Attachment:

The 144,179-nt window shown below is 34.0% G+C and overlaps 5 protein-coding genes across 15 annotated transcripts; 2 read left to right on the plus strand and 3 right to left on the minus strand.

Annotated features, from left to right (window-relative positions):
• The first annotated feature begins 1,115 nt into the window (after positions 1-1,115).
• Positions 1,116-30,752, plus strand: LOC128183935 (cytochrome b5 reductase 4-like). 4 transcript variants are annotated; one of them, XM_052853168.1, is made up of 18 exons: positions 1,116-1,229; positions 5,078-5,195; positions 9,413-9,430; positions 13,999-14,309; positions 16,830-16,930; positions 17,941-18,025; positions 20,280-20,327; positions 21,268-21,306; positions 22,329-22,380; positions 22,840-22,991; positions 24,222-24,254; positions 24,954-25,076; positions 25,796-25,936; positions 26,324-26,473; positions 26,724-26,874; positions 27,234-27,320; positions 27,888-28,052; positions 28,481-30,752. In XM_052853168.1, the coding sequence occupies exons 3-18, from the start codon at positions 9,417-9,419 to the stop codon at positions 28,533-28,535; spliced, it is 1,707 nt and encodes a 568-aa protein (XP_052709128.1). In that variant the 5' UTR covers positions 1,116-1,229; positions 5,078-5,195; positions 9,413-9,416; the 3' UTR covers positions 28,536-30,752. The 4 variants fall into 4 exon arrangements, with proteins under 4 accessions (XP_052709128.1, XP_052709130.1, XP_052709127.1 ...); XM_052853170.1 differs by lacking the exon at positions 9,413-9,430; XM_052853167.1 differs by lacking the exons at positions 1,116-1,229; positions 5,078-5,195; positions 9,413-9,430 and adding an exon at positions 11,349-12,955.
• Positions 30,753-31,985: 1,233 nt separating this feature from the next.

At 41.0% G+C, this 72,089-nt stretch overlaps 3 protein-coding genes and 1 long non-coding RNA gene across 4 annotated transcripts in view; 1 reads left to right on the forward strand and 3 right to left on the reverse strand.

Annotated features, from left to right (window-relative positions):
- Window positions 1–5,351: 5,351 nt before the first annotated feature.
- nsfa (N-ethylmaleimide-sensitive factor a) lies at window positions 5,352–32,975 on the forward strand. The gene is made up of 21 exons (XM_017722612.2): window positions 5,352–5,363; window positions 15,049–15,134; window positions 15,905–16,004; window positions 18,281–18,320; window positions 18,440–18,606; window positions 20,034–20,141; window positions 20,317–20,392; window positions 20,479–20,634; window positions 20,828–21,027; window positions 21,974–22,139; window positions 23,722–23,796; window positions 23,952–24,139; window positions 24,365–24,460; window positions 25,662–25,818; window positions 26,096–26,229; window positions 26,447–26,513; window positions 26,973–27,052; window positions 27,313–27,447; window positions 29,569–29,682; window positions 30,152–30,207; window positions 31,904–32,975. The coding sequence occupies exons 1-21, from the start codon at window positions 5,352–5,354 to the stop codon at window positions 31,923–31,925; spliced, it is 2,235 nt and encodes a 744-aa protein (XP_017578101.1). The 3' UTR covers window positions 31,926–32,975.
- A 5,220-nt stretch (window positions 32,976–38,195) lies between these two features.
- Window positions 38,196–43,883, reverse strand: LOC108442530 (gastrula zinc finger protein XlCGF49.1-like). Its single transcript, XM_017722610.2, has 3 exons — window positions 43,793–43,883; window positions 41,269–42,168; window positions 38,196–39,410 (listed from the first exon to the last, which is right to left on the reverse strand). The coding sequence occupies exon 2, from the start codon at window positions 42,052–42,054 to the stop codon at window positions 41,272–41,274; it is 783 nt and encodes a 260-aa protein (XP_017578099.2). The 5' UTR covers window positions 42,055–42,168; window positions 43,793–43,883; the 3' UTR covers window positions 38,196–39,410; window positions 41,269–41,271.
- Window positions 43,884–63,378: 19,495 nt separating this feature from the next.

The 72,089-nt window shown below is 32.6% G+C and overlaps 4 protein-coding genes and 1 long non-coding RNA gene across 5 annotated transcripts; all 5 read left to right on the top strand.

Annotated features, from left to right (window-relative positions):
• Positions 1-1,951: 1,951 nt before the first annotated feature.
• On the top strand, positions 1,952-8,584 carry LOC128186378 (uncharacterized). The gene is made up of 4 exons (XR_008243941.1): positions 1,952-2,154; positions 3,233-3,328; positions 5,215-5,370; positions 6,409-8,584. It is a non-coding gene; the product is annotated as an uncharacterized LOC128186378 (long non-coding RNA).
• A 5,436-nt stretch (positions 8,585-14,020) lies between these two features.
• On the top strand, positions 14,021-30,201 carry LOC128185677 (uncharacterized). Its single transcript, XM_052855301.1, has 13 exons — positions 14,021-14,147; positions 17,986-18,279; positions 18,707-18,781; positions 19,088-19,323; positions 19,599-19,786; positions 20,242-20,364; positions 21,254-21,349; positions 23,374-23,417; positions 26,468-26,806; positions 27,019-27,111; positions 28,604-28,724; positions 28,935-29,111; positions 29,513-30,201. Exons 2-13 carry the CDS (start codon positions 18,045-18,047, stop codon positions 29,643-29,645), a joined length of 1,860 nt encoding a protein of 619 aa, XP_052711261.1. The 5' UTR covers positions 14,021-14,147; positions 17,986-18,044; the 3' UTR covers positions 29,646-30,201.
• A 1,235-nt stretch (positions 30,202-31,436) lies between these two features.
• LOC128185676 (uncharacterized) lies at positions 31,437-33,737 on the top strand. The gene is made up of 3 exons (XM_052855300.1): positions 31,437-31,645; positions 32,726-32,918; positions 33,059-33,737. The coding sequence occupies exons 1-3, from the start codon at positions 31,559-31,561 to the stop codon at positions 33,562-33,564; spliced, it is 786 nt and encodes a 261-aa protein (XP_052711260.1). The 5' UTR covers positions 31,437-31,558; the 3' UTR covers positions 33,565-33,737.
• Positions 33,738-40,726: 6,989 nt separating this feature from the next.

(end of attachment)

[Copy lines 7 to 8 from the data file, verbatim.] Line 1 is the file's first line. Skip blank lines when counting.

Annotated features, from left to right (window-relative positions):
- Window positions 1–5,351: 5,351 nt before the first annotated feature.